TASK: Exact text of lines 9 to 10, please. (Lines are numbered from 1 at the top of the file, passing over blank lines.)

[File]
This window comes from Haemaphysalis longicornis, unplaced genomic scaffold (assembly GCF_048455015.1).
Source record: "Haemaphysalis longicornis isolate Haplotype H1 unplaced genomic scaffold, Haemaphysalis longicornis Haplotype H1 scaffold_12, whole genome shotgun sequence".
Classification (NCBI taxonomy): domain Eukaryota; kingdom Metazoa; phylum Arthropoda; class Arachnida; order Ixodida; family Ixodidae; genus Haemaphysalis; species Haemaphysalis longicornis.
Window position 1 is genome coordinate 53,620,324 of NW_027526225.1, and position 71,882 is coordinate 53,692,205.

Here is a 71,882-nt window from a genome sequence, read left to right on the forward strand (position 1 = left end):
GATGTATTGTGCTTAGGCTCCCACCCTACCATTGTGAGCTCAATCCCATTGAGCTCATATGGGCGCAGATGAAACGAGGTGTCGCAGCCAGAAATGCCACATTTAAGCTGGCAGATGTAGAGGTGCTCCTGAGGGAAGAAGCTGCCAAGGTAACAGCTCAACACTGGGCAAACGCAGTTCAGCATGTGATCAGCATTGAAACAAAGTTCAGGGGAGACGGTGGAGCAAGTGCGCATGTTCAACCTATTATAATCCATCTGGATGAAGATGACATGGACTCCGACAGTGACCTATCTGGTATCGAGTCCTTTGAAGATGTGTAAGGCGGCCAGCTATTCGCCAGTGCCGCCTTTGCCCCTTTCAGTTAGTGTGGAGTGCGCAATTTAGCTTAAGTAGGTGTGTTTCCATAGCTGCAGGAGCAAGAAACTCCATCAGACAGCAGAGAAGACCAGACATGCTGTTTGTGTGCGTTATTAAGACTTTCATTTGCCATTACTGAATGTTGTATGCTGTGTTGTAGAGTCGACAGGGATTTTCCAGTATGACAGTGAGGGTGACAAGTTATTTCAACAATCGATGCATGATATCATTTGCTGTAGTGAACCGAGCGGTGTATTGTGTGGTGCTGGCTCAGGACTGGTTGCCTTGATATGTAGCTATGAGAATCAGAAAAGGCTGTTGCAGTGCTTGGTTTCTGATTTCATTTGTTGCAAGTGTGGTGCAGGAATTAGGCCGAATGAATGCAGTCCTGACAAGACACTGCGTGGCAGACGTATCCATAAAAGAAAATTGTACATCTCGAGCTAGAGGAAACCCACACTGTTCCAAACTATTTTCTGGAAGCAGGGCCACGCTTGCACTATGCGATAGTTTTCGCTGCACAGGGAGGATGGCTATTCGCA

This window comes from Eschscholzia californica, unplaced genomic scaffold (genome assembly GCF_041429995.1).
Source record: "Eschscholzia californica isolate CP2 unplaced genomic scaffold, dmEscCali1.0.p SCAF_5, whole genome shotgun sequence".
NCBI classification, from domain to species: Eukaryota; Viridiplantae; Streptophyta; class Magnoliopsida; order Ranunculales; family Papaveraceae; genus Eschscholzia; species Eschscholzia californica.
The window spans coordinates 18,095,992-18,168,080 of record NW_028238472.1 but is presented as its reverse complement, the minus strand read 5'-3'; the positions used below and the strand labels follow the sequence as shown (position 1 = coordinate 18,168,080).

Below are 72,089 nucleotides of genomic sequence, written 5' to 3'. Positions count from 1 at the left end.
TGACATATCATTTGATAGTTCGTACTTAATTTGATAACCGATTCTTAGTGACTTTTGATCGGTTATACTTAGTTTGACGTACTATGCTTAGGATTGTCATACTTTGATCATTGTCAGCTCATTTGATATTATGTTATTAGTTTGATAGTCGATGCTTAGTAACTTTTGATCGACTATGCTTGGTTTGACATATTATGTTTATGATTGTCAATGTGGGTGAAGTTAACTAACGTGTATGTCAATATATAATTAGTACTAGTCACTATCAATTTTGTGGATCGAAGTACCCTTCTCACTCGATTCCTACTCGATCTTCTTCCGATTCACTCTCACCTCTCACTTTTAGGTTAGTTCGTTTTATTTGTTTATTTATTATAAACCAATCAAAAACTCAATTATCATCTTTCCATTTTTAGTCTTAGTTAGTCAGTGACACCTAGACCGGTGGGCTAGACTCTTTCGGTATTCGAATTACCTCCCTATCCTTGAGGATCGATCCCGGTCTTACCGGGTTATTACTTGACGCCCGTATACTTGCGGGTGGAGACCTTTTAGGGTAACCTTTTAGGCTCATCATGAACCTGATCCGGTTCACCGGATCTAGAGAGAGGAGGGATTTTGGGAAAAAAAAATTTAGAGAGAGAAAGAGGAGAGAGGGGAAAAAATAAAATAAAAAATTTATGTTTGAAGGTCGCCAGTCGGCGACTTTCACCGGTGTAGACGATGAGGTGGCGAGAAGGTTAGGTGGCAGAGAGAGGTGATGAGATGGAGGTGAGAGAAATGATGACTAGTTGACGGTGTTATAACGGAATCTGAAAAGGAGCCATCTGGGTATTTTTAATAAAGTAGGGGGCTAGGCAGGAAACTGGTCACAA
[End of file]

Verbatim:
NCBI classification, from domain to species: Eukaryota; Viridiplantae; Streptophyta; class Magnoliopsida; order Ranunculales; family Papaveraceae; genus Eschscholzia; species Eschscholzia californica.
The window spans coordinates 18,095,992-18,168,080 of record NW_028238472.1 but is presented as its reverse complement, the minus strand read 5'-3'; the positions used below and the strand labels follow the sequence as shown (position 1 = coordinate 18,168,080).